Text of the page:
Shane Warne’s former teammate Ian Healy says he’s absolutely devastated about the spin king’s death but wasn’t surprised that he was taken so young due to his famously turbulent lifestyle.
Healy had the privileged position of wicketkeeping to Warne for the first half of the legend’s career before his retirement in 1999, with the pair combining for many of Warne’s wickets during the early part of his career.
Despite being one of the best sportspeople in the country, Warne was renowned for enjoying his life off the field, never sticking to strict diets or alcohol bans like many professional athletes do.
“An early passing didn’t surprise me for Warnie,” he told Nine’s Today. “He didn’t look after his body that well. He yo-yoed up and down.
“He didn’t put much sunscreen on. I thought it would have become skin issues for him over time, but not at 52. And he would have been full of beans right to the end, I bet.”
Warne’s death comes at an especially tragic time for Australian cricket lovers, coming barely 24 hours after the passing of legendary wicketkeeper Rod Marsh.
“If you could take two cricket people out of our sport that were the most engaged and upbeat characters we had, they are gone within the space of a week,” Healy said of the two deaths.
“Both men (died) way too early. We needed yarns from these two, Rod and Warnie, for at least another 20 years.”
Healy said Marsh and Warne had one key similar characteristic: giving back to the game they both loved so dearly.
“That is why they were so engaged. They don’t believe in coaches, but all they did is coach,” he said.
“You know, he coached teammates and colleagues when he was with them in teams. He then helped juniors and helped young players if they ever asked for it.
“Around the world, every tour we went on Warnie went up to the broadcasters at their request and showed to camera everything he was going to deliver through the Test series we were about to start.
“He put all of his skills and all of his abilities on tape every tour. He didn’t hide anything, he wanted everyone to get better at cricket. And then post career, totally engaged as we know, not only in commentary but starting up his academies and teaching kids.”
While Warne was known as a larrikin, he remained extremely respectful of the greats that came before him, namely Australia’s first spin legend, the late Richie Benaud.
“Warnie spanned generations,” Healy said.
“Not only the way he played but he communicated with Richie Benaud regularly when he was a player, when he was a young player.
“He used to pick the brains of Richie Benaud, no one before him did that, no one really spent time as a mate with Richie Benaud.”
Healy recalled the pair’s playing days together, where Warne would regularly be in dialogue with both Benaud and former Australian skipper Ian Chappell on the morning of a Test match.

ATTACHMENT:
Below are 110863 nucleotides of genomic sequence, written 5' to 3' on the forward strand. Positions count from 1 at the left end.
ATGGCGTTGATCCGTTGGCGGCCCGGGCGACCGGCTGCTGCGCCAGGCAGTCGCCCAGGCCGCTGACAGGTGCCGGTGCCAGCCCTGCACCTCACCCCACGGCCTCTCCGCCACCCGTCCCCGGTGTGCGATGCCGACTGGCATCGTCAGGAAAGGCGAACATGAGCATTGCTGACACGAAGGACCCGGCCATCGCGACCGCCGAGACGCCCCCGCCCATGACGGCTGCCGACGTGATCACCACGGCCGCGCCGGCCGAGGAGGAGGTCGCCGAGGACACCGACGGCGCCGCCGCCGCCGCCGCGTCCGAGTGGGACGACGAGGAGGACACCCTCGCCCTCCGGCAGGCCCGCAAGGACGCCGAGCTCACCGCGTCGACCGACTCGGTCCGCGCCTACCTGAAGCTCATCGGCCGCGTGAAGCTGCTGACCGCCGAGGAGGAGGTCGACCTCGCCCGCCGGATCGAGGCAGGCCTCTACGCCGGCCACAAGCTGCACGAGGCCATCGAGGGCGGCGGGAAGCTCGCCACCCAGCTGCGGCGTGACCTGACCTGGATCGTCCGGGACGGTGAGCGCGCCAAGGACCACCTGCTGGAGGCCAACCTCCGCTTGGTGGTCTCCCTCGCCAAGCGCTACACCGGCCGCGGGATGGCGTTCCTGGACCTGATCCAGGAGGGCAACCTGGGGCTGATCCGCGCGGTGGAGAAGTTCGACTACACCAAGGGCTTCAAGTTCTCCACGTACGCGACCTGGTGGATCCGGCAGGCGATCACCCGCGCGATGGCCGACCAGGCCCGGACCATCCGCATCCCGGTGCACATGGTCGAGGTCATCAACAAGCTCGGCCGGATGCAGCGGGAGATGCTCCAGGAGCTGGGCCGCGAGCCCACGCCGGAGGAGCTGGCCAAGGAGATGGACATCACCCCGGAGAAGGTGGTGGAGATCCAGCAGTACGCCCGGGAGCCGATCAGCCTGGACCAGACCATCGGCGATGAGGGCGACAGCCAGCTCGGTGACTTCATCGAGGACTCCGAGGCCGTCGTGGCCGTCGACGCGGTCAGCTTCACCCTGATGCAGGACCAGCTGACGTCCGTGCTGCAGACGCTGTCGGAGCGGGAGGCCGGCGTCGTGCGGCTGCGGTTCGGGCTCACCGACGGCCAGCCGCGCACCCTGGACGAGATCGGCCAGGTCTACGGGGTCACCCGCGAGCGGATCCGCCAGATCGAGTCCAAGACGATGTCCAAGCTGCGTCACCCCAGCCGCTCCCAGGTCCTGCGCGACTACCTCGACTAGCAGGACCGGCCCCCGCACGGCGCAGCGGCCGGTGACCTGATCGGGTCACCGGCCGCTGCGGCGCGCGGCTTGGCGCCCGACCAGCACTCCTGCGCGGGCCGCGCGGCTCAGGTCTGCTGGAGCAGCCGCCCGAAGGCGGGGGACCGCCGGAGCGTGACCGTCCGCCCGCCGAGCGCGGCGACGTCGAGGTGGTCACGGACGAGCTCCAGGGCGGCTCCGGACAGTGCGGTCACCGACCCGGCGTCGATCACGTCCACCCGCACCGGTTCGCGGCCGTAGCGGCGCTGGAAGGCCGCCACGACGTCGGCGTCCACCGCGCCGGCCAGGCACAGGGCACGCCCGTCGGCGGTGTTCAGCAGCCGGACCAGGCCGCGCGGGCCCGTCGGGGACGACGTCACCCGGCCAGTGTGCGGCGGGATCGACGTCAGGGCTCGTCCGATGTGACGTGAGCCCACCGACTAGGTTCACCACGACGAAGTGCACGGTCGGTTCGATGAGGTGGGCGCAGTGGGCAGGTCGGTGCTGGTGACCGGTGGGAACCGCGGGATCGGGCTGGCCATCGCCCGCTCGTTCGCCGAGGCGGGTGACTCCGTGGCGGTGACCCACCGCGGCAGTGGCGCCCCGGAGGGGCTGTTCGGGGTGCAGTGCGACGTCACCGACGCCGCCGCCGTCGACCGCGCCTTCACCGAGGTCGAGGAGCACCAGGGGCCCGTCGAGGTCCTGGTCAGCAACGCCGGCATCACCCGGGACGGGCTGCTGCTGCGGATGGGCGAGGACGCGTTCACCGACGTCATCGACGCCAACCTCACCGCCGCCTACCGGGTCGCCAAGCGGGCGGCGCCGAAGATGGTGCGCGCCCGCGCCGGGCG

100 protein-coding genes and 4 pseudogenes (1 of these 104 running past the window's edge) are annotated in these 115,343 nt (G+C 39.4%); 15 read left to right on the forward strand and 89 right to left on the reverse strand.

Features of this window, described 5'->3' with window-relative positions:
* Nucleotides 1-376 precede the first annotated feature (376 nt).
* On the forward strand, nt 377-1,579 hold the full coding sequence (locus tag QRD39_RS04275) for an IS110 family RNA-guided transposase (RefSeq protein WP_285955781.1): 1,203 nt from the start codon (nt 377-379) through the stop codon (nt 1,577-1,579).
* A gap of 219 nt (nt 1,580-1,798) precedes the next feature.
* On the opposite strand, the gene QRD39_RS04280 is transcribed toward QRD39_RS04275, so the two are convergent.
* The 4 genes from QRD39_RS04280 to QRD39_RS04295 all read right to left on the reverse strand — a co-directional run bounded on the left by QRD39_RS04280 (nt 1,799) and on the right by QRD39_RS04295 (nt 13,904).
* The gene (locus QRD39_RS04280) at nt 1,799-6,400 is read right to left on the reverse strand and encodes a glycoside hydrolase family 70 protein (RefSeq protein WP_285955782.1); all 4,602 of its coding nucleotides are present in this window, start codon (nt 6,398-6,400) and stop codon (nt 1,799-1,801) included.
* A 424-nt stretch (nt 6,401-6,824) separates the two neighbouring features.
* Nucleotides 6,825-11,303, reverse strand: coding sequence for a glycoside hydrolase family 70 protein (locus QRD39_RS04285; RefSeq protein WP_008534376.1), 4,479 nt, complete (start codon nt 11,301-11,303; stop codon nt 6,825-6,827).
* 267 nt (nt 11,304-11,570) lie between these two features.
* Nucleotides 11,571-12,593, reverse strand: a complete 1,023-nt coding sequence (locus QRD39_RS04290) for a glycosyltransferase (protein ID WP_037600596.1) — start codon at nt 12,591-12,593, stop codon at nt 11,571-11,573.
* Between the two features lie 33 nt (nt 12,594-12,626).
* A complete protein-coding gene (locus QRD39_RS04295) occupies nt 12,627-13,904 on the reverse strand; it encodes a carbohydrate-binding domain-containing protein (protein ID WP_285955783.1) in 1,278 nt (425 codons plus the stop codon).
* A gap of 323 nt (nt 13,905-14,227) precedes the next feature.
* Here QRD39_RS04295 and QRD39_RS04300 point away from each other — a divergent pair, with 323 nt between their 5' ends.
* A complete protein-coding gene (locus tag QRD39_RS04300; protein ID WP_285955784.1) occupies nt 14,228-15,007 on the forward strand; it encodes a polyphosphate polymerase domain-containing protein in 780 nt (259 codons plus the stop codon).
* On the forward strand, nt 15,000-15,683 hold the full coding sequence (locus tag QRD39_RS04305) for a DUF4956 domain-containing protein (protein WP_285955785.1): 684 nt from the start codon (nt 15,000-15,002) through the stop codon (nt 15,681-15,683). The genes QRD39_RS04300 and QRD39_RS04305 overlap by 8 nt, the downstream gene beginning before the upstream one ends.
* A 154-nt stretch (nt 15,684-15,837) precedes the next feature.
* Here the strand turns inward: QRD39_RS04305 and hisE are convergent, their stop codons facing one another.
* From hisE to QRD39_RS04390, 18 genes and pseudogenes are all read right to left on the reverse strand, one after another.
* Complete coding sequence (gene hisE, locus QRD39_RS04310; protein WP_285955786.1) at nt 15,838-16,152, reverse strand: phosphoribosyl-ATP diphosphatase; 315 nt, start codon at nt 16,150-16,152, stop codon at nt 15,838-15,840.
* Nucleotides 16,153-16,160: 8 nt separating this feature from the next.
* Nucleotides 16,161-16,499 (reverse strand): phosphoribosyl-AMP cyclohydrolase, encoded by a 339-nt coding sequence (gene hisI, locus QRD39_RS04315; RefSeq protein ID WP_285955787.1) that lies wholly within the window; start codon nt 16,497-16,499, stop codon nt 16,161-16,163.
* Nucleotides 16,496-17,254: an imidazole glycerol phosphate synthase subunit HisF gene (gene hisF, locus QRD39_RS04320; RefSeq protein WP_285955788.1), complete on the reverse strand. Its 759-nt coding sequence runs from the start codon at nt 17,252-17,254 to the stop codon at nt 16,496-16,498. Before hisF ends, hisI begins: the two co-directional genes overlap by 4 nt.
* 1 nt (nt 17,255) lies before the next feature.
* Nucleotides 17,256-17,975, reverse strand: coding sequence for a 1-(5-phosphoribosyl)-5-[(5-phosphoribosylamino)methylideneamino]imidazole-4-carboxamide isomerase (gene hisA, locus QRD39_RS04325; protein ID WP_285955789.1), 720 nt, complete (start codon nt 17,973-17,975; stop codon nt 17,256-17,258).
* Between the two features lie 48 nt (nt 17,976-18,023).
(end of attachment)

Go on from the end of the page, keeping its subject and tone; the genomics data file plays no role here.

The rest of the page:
“We are out on the field warming up, day in, day out, and Warnie is over at the wicket talking to Ian Chappell who is ready to do the toss or the pitch report,” he said.
“He picked the brains of the former players. He was the first to do that. I think he then could have a perspective of what his earlier teams thought of the scenario we were in on that particular day.
“What this current team is playing and planning for, and then what Chappell and Richie Benaud’s team would have done, and he had a wonderful perspective on how to approach any game scenario, day in, and day out.
“That was the first thing that was different about Warnie. From a young age he was an old man.”
With the ball in hand, there was none more masterful than Warne with his various variations that would leave batters in tangles. However, he was also a master at getting inside the head of his opponents, as Healy recalled.
“To score runs for long periods against Shane Warne with such accuracy, coupled with the skill and ability to spin a ball so well, was nearly impossible. Not too many players lasted five hours against our attack with Warne in it,” he said.
“What made it great, I think his accuracy gave him great confidence and then he could spend his energy talking to the batsmen at the other end.
“Putting challenges out to them, criticising them, and even most dumbfounding was complimenting them. And I got to see the batsmen’s reactions from my end of the pitch.
“He just said, ‘Well played’, or he said, ‘That’s a great shot’. He said, ‘I am going to bowl you the same ball again, and I want you to do that again’. And the batter said, ‘He won’t do that again, will he?’, and I said, ‘I think he will’.
“He could bamboozle them, knowing that his accuracy was so good.”